About the Institute
In order to recognise, develop and promote the contributions of the Faculty of Arts to creative culture, popular music and new media nationally and internationally, the University of Adelaide has established the Sia Furler Institute dedicated to studies in contemporary music and media practice.
Through the Institute, music and media students at the University of Adelaide have the opportunity to learn under the guidance of University of Adelaide Department of Media and Elder Conservatorium of Music practitioners, performers and technical staff and industry experts. Students benefit from the expertise of artists and experts in residence and the have opportunity to showcase their achievements for public audiences. Masterclasses, performances and short courses hosted by the Institute are available to University of Adelaide students and the local community.
1966 - in a Melbourne park with new drummer Laurie Pryor. An album cover. Reproduced by kind permission of Peter Brideoake.
South Australia can proudly claim a distinguished contribution to the history of Australian popular music.
Adelaide's vibrant live music scene has provided a fertile environment for the development of some of Australia's most celebrated and innovative bands, songwriters, performers and producers.
South Australian artists and music entrepreneurs read like a Who's Who of pop and rock: Grammy Award winner Terry Britten, Jimmy Barnes, Ruby Hunter, John Schumann, Kasey Chambers, Glenn Shorrock, bandleader Brian May, Robyn Archer, Robert Stigwood (The Beatles, Cream, Eric Clapton, the Bee Gees), John Woodruff (Savage Garden) Mark Holden, Sister Janet Mead, Guy Sebastian, David Campbell, Eric Bogle, Sarah McLeod, Dave Graney, Simon Lewicki (Groove Terminator), Paul Kelly, Sam Dixon and Sia Furler, to name a few.
The list of popular bands - either originating in Adelaide or featuring Adelaide musicians - includes national and international household names: The Twilights, Fraternity, The Master's Apprentices, Motown's Funk Brothers, Little River Band, Cold Chisel, Rose Tattoo, No Fixed Address, Redgum, The Angels, Air Supply, Men at Work, the Bee Gees, Mondo Rock, Joe Camilleri and the Black Sorrows, The Superjesus and the Hilltop Hoods.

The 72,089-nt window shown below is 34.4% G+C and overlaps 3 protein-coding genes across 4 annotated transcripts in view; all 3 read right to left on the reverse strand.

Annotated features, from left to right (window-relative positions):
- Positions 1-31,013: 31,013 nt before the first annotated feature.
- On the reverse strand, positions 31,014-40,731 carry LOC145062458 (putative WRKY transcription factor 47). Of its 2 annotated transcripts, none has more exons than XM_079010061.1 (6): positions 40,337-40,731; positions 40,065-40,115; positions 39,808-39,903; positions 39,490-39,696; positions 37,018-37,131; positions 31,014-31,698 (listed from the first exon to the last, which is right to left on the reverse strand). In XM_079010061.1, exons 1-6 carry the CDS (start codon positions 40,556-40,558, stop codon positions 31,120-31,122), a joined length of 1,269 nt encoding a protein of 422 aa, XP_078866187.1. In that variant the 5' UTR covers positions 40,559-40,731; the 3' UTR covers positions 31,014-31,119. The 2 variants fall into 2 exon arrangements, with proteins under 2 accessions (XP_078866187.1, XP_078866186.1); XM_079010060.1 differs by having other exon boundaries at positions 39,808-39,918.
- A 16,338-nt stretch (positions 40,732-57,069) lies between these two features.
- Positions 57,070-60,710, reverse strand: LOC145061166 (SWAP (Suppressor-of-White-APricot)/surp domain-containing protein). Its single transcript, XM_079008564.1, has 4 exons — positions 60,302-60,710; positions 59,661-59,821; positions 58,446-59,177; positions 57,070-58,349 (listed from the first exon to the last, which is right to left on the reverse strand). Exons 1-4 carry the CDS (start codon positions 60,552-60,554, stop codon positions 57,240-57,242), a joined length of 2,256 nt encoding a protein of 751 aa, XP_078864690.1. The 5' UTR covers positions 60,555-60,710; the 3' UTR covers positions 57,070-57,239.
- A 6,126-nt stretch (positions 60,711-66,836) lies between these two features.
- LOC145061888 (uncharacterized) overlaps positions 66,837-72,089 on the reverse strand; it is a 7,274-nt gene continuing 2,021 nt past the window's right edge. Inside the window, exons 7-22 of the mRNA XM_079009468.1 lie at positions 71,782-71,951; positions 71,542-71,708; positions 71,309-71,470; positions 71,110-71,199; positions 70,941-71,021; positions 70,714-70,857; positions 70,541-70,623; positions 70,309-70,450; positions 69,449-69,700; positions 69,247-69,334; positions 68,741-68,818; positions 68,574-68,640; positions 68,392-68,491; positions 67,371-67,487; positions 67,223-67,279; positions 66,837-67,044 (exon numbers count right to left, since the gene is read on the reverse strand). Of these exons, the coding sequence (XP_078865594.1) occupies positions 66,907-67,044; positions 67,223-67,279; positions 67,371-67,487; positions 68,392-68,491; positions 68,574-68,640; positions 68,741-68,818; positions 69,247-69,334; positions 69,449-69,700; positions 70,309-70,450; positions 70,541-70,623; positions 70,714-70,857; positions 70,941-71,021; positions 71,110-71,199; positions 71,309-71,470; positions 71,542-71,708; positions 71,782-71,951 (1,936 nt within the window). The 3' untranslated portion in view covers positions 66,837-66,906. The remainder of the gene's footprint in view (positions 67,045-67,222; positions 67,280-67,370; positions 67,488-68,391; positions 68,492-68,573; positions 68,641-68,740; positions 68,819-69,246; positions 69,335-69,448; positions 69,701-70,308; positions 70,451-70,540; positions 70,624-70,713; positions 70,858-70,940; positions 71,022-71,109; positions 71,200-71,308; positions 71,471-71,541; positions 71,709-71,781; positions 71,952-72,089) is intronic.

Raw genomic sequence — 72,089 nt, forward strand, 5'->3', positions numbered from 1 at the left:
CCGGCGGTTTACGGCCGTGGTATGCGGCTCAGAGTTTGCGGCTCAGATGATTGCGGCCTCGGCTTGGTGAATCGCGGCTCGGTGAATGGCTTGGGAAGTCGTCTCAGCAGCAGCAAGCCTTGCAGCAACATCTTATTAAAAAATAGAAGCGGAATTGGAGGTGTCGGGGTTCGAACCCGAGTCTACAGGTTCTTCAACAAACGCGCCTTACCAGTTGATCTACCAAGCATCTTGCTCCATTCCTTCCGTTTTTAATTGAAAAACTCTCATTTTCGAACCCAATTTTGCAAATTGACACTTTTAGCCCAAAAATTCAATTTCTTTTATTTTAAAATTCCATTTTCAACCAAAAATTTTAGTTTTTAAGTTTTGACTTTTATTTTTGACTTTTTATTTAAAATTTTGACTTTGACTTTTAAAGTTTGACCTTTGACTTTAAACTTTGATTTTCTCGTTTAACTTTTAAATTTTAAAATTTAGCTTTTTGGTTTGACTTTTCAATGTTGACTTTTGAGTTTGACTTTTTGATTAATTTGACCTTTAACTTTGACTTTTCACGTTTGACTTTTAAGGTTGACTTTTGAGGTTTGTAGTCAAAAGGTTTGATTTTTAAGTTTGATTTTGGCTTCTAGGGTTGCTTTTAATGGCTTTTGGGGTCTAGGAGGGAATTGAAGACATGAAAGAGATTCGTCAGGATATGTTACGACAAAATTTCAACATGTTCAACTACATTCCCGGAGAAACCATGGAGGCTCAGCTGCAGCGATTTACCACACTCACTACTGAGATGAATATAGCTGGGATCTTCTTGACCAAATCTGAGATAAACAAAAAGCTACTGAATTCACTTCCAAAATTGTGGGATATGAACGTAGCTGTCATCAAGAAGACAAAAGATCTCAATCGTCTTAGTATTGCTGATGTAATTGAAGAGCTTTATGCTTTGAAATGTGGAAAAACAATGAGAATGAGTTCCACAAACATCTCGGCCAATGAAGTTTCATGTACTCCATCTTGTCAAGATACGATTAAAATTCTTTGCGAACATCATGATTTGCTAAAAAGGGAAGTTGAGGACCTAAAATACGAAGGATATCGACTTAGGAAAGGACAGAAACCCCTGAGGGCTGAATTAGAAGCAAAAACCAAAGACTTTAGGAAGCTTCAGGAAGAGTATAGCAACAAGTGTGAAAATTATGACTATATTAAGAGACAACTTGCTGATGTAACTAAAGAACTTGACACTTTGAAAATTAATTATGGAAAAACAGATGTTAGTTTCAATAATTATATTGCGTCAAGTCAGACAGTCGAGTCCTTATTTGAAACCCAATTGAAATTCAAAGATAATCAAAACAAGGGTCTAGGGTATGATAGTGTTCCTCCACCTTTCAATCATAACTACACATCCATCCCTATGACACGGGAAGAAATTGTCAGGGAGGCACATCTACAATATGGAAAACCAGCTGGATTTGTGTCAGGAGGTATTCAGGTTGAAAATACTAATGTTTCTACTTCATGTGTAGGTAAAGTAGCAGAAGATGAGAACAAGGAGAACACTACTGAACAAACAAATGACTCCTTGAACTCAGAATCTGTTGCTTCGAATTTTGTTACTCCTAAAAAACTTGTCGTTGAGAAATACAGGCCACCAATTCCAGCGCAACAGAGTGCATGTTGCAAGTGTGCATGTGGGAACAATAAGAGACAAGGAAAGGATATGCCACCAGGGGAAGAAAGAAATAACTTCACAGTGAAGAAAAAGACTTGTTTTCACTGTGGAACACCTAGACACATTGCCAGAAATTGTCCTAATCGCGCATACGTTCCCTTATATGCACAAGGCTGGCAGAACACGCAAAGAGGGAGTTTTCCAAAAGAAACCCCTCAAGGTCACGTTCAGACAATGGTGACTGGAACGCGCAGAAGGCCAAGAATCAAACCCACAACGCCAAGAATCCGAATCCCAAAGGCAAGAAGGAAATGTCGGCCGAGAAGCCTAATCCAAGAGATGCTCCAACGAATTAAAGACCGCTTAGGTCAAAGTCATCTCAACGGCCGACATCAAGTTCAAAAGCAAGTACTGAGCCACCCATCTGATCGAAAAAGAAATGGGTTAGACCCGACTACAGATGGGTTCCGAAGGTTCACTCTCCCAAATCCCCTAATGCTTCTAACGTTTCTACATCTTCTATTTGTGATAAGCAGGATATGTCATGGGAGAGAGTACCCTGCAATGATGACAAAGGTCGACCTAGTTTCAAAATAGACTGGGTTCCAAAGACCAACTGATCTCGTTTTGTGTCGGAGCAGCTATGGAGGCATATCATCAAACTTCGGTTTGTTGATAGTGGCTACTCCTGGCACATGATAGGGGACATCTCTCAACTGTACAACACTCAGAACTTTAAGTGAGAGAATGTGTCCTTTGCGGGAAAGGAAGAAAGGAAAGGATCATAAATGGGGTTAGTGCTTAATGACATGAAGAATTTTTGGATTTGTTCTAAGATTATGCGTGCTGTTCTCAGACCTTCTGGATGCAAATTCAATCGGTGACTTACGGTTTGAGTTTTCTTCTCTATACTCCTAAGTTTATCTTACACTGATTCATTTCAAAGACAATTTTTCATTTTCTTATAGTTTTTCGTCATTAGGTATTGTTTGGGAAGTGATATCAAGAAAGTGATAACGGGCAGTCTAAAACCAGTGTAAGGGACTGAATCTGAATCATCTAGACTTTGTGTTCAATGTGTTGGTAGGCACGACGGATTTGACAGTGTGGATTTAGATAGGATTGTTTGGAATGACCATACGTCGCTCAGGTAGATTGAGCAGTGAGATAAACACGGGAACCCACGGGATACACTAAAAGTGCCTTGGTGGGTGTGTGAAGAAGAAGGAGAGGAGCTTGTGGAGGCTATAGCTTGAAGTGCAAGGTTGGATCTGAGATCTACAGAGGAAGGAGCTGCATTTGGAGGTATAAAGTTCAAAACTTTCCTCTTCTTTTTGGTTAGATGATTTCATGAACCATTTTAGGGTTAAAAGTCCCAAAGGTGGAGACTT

- Contemporary music and media practice at the University of Adelaide
The Elder Conservatorium of Music has been synonymous with excellence in music performance and composition since its inception in 1883. As early as 1918, the Conservatorium awarded Australia’s first Doctorate in Music to a woman, composer Ruby Davy. It was also the first music school in Australia to establish an electronic music studio, and appoint one of the pioneers in the field, Tristram Cary (1925-2008), as its head.
The Conservatorium offers advanced studies in music technology and related media in its burgeoning Sonic Arts programmes. Through its classical, jazz and popular music programmes, and the Centre for Aboriginal Studies in Music, the Conservatorium has produced musicians widely respected for their culturally diverse contributions to the local, national and international music industries.
- Sia Furler
Adelaide-born Sia Furler is one of Australia's most celebrated and successful creative artists. Through a succession of critically acclaimed and commercially successful songs recorded by some of the most iconic performers of recent times, Sia has forged an international career at the highest level. As a performer and a songwriter - and one whose creativity extends equally to video and digital media - she has become an inspiration to a generation of young musicians the world over.
In recognition of Sia's outstanding achievements the University of Adelaide has established the Sia Furler Institute for Contemporary Music and Media.